At the moment, there is no super bonus, on the contrary: the measure has been extended (until September 2022) for single-family homes. For condominiums, the measure will expire by the end of 2023, but the councilor for the house and neighborhood plan in Milan, Pierfrancesco Maran, is requesting that the measure be extended specifically to allow encroachment on popular buildings.
“We continue to hope that the government will distinguish between the super-bonus for all and that for public housing: if this area were continued to be limited, an action could be taken to revolutionize the public housing that the country absolutely needs and that it is for. Milan “indispensable”, Maran said on the sidelines of the press conference on “Inventing Cities” in the Palazzo Reale on the morning of Thursday 5 May.
Superbonus: everything you need to know
Furthermore, Maran called for the creation of a kind of “preferential lane” for public housing. “I share many of the criticisms that President Draghi has made about the scope of the superbonus, both because there was no negotiation of the price and because it could not be negotiated if the limit was 2023 – he added – public housing did not necessarily. must do the work before next year’s deadline: we are even planning until 2030, but it will allow intervention in the buildings that need it most. It would be important, we have said that for some time. It could also be a way to avoid closing the 110% lever completely, but aiming it at public targets with even lower numbers “.
The problems with superbonus
The super bonus has been widely criticized by Mario Draghi, while the parties have always defended it to the sword (winning the duel in parliament). One may, however, wonder how right the Prime Minister is and how right the political forces that are in favor of the initiative are.
The premiere talked about a “triple” efficiency cost, because the bonus “removes the price negotiation”. However, information that we have not been able to verify and from which the Prime Minister has not explained the source better.
However, the latest report from the Chamber of Deputies on “energy recovery and upgrading of the building stock: an estimate of the impact of incentive measures”, published in December last year, gives us some interesting data. Meanwhile, the cost of “incentive” construction investment, as might be expected, increased in 2021 and went from an average of 30 to 51.2 billion. It is then noted that “the plants benefiting from the super-eco-bonus have undergone constant and progressive growth from the start-up phase until now, not only in total amounts but also in intervention costs”.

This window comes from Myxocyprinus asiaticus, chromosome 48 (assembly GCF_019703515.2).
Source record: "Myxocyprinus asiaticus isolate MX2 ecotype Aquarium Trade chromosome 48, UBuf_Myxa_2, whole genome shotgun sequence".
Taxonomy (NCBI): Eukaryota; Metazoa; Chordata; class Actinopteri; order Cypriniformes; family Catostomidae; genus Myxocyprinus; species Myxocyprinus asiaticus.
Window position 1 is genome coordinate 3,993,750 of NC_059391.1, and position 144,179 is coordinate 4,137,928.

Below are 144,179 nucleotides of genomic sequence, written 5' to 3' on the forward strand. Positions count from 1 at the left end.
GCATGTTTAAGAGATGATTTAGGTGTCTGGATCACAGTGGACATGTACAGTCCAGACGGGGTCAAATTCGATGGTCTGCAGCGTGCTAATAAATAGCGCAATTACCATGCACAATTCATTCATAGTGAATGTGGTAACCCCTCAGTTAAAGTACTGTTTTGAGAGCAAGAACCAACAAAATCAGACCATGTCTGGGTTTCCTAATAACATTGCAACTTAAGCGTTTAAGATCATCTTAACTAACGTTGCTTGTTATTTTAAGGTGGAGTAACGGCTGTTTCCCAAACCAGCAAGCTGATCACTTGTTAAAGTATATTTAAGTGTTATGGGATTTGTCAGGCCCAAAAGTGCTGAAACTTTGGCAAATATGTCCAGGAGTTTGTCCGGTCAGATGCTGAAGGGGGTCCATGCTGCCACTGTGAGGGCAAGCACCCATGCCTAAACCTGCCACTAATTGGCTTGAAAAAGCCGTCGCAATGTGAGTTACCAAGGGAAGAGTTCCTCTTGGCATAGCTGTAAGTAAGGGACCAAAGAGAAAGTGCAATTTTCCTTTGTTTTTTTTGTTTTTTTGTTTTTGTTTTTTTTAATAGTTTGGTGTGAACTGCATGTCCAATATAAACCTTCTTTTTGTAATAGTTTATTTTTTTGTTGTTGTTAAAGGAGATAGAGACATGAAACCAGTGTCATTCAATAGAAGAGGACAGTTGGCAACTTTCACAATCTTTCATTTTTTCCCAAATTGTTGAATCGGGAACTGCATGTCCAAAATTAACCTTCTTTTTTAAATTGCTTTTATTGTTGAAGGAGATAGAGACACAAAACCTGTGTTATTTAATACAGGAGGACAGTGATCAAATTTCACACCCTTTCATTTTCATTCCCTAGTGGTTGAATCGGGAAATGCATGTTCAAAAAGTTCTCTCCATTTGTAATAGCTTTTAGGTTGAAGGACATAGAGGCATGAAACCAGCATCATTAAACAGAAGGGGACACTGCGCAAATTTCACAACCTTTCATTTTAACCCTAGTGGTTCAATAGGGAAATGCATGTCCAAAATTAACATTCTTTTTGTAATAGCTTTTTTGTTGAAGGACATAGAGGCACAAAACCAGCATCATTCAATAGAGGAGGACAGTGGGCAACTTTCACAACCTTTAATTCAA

In particular, the average costs per intervention for single-family units and independent property units “from 84,000 euros per intervention in the submitted declarations until March 2021 to 113,000 in the two-month period August-September, to fall to 108,000 euros per intervention in the declarations submitted to October 2021”.
In April 2022, the average investment to renovate a villa with a bonus of 110% according to ENEA data was approximately 112 thousand euros and 97,575 for functionally independent buildings.
Rising commodity prices could have contributed to the increase in average costs per capita. intervention. According to Ance (National Association of Building Builders), the price of round steel for reinforced concrete has increased by +40% in the first two months of 2022, and so has the price of bitumen (data updated to March 24, 2022). To curb speculation (and fraud), it must be remembered that the government annually sets a ceiling on the cost of materials to take advantage of the bonuses, a ceiling that has recently been raised by 20% precisely to cope with the increases.
Building bonuses and equity (which is not there)
But if one omits the “fraud factor”, the aspect that should be highlighted the most is probably the fairness of the superbonus and other incentives of this type. The Chamber of Deputies’ report highlights the fact that the building bonuses (we are not talking about 110% bonus in this case, but the speech can only be similar) have not “proportionally eased the taxpayers’ economic sectors”, but have instead assumed “a tax dimension of ‘anti -progressive ‘, which increasingly facilitates high incomes, both for the number of incentives used and for the amount of work “. The data on the tax returns for 2020 (and on the use of the 50% restructuring bonus) are eloquent: if less than 10,000 euros, the average benefit is 388 euros, for those earning more than 150,000 euros, it rises to 2,524, more than six times as well.